> seemed to work as expected. At the very least, it's better than
> the no-op code you have now. :)

Maybe I'm misunderstanding your idea, but the point of this is so that at
DISPATCH_LEVEL, we are only interrupted by interrupts, and not preempted by the

If this is the case, then I don't think anything needs to be done on NetBSD at
DISPATCH_LEVEL, as I believe NetBSD kernel threads won't be preempted by the
scheduler.  I know I should probably have it raise the IRQL with splnet() when it's
DEVICE_LEVEL, but I think I was having some problems with this (I'll get back to it).

It could be the case that I'm totally off base here, if so someone please let me know!

> Also, I noticed the following in kern_ndis.c:
> #ifdef __FreeBSD__
>                 error = kthread_create(ndis_runq, &ndis_tproc,
>                     &ndis_tproc.np_p, RFHIGHPID,
>                     NDIS_KSTACK_PAGES, "ndis taskqueue");
> #else
>                 error = kthread_create1(ndis_runq, &ndis_tproc,
>                     &ndis_tproc.np_p, "ndis taskqueue");
> #endif
> I should explain the use of NDIS_KSTACK_PAGES here, as it's important.
> In Windows, each kernel thread as a stack size of 3 pages (12K). In
> BSD (well, FreeBSD at least), the per-thread stack size is 2 pages
> (8K). Most Windows drivers do a reasonable job of using stack space,
> but there are some exceptions. One in particular is the Intel 2200BG
> 802.11g Centrino driver. I discovered that when this driver associates
> with a wireless net, it does an explicit alloca() of a little over
> 5000 bytes. This occurs in the interrupt handler, which is running
> in the swi thread. This usually works ok in Windows, but in my testing
> on FreeBSD, there wasn't enough space available and the result is
> that the driver overflowed the stack. In FreeBSD, this triggers
> a double fault panic (one fault when the code steps on the unmapped
> stack guard page, and another in the trap handler because it too
> tries to touch the unmapped stack guard page). To combat this, I
> created the taskqueue and swi threads with larger than normal stacks,
> hence the NDIS_KSTACK_PAGES to override the default. (Along the
> way, I also found out that support for creating threads with
> non-default stack sizes was broken, and nobody had noticed until
> I tripped over the problem.)
> I don't know if NetBSD lets you create threads with larger than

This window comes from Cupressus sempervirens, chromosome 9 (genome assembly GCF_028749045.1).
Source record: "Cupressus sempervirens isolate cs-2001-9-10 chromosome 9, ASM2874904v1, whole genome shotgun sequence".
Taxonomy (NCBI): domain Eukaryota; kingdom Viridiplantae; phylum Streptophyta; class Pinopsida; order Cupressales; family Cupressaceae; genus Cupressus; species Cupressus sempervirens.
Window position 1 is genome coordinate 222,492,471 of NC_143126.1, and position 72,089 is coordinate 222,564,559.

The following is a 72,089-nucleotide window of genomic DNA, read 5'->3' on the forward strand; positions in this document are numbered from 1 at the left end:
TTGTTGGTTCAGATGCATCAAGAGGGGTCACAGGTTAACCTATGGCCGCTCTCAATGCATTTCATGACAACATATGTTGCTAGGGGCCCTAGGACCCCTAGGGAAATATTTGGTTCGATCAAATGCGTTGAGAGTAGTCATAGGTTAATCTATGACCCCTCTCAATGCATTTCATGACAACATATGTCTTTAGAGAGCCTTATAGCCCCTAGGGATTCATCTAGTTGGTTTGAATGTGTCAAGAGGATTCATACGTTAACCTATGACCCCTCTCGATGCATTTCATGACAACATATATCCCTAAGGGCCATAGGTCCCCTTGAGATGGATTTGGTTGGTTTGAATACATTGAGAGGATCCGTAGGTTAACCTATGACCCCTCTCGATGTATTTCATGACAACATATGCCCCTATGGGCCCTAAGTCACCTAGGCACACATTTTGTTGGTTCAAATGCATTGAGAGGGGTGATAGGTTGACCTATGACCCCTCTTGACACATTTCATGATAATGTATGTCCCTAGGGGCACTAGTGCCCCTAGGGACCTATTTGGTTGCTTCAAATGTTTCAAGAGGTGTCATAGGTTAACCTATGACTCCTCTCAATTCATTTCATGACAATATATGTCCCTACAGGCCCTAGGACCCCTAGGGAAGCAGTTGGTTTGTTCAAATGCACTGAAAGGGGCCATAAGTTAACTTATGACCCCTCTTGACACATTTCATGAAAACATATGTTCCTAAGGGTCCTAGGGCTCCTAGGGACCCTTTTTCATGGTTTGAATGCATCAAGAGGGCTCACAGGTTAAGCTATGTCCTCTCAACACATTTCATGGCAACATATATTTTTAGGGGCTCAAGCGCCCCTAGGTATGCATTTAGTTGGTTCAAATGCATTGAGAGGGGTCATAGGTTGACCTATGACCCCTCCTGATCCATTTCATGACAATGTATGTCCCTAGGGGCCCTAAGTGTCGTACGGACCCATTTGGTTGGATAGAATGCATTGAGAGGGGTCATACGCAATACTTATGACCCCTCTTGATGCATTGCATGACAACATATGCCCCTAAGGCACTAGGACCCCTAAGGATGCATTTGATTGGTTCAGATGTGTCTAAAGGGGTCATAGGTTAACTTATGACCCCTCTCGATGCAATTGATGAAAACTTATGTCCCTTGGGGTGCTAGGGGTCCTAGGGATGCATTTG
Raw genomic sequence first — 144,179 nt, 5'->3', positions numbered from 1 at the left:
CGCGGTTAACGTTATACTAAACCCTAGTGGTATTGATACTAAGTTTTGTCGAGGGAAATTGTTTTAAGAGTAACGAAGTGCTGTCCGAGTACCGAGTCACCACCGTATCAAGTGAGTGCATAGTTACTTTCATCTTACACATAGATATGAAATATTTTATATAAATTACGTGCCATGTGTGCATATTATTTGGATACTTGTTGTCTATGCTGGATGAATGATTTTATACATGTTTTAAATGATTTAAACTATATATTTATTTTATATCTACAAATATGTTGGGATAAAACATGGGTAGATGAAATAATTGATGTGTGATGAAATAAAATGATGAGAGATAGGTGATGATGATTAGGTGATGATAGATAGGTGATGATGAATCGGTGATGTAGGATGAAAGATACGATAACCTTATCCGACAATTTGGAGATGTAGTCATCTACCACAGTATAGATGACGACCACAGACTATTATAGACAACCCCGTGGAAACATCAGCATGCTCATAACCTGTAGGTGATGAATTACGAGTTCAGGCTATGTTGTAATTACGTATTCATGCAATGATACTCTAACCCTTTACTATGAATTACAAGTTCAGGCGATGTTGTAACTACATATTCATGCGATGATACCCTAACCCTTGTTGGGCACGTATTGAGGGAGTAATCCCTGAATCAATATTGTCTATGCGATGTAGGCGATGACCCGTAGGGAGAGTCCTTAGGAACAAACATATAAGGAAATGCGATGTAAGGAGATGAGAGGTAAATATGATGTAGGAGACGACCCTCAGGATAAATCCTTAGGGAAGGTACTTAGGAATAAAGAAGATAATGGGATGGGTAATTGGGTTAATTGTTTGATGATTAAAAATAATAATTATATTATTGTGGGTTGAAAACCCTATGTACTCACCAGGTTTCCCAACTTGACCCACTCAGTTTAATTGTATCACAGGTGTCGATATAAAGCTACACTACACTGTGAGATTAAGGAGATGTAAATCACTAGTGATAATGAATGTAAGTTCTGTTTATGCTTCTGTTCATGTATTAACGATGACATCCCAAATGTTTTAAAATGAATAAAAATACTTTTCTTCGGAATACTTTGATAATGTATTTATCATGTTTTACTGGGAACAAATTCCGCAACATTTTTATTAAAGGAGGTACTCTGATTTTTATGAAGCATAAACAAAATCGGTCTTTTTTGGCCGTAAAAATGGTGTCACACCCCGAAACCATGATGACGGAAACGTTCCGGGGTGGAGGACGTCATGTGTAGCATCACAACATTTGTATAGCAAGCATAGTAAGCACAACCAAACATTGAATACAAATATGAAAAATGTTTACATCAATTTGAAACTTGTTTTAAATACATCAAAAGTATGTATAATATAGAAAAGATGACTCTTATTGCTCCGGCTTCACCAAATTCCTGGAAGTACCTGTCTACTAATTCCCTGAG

> normal stack allocations. If it does, you need to use what ever
> API allows this. Beware of the problems blowing the stack can cause:
> it was largely dumb luck that I figured out what the problem was as
> quickly as I did.

Thanks, this is good to know.

> I'm not really sure what's causing your 'bogus program counter'
> crashes. I haven't seen the panic messages or debug output so I
> can't really speculate. Bear in mind though that the taskqueue
> and swi threads do explicit jumps to various routines when they
> invoke the jobs on their job queues:
>                         /* Do the work. */
>                         if (r->nr_func != NULL)
>                                 (*r->nr_func)(r->nr_arg);
> If the job queue structures are hosed, you'll end up branching
> into hyperspace. Another possibility is there's still a calling
> convention bug somewhere that's causing a stack botch an a return
> to an invalid address.

Yes, I was thinking these structures might be getting messed up somewhere.  I'll do
some tracing.  The only way I've found to reproduce this problem is with a browser,
so I need X running, and the whole OS crashes as soon as the problem occours, so I
can't see the DbgPrint output from the Windows driver.  I'm still trying to figure
out how to get a peek at it.

> When debugging this, you should try to find out what thread the
> crash occured in. (Was it in the taskqueue or swi thread?) You should
> also do your damndest to get a stack trace. If you can't try to
> examine the contents of the stack manually, looking for values that
> could be return addresses. Compare these values to the kernel
> namelist trying to find out what function it was that jumped off into
> the void.

Ok, I'll start digging through the disassembly.  The stack appears to be hosed when
it crashes (The gdb backtrace command shows only one frame).  Your right, I should
check out what's on the stack.

> Don't try to figure out what web pages cause a crash and which ones
> don't. Different apps won't use different features of the driver. They
> may however affect the timing of code execution. My money says the main
> problem here is the broken spinlock implementation.

This makes sense, it seems probable that the problem is a synchronization issue
having to do with the task queue, causing a bad jump.

Also just in case you are thinking about compiling and running it let me know, I
could give you a copy of my kernel configuration files (actuially now that I think
about it, I'll commmit them to the repository).  In addition I don't think it will
work on NetBSD 2.0.2, I've been using 3.99.7 (NetBSD-current, but I haven't update
in a while, as I'm afraid it might not compile).  It still might take a while
however, I found it to be kind of a pain to update to NetBSD-current.  I've been
meaning to get the LKM version up and working, as this would be much easier to test
out (right now I think it will crash while it's loading).

Anyway, thanks again for all your help :-)